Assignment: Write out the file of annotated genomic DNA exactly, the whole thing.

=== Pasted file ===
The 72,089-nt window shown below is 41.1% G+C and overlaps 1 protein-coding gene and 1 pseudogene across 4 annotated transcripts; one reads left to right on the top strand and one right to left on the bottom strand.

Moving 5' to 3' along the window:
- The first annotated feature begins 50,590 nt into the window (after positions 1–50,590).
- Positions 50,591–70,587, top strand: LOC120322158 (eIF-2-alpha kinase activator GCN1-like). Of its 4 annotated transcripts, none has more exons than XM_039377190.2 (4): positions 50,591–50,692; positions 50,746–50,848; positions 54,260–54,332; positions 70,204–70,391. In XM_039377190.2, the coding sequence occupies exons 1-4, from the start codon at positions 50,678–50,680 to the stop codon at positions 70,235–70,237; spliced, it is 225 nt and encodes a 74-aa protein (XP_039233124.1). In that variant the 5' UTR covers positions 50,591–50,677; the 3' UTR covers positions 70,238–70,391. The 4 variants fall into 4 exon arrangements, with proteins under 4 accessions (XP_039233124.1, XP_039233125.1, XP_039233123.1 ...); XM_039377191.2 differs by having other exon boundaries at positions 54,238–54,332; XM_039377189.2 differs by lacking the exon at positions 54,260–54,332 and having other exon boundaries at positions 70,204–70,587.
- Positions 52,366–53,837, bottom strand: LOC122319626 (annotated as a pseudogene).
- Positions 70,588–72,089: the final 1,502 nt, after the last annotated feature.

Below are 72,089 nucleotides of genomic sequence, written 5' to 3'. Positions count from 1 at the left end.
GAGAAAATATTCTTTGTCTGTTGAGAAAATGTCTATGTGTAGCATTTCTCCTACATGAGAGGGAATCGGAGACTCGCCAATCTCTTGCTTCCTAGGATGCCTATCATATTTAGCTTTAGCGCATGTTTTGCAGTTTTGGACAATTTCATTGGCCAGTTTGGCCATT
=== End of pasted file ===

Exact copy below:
The 72,089-nt window shown below is 41.1% G+C and overlaps 1 protein-coding gene and 1 pseudogene across 4 annotated transcripts; one reads left to right on the top strand and one right to left on the bottom strand.

Moving 5' to 3' along the window:
- The first annotated feature begins 50,590 nt into the window (after positions 1–50,590).
- Positions 50,591–70,587, top strand: LOC120322158 (eIF-2-alpha kinase activator GCN1-like). Of its 4 annotated transcripts, none has more exons than XM_039377190.2 (4): positions 50,591–50,692; positions 50,746–50,848; positions 54,260–54,332; positions 70,204–70,391. In XM_039377190.2, the coding sequence occupies exons 1-4, from the start codon at positions 50,678–50,680 to the stop codon at positions 70,235–70,237; spliced, it is 225 nt and encodes a 74-aa protein (XP_039233124.1). In that variant the 5' UTR covers positions 50,591–50,677; the 3' UTR covers positions 70,238–70,391. The 4 variants fall into 4 exon arrangements, with proteins under 4 accessions (XP_039233124.1, XP_039233125.1, XP_039233123.1 ...); XM_039377191.2 differs by having other exon boundaries at positions 54,238–54,332; XM_039377189.2 differs by lacking the exon at positions 54,260–54,332 and having other exon boundaries at positions 70,204–70,587.
- Positions 52,366–53,837, bottom strand: LOC122319626 (annotated as a pseudogene).
- Positions 70,588–72,089: the final 1,502 nt, after the last annotated feature.

Below are 72,089 nucleotides of genomic sequence, written 5' to 3'. Positions count from 1 at the left end.
GAGAAAATATTCTTTGTCTGTTGAGAAAATGTCTATGTGTAGCATTTCTCCTACATGAGAGGGAATCGGAGACTCGCCAATCTCTTGCTTCCTAGGATGCCTATCATATTTAGCTTTAGCGCATGTTTTGCAGTTTTGGACAATTTCATTGGCCAGTTTGGCCATT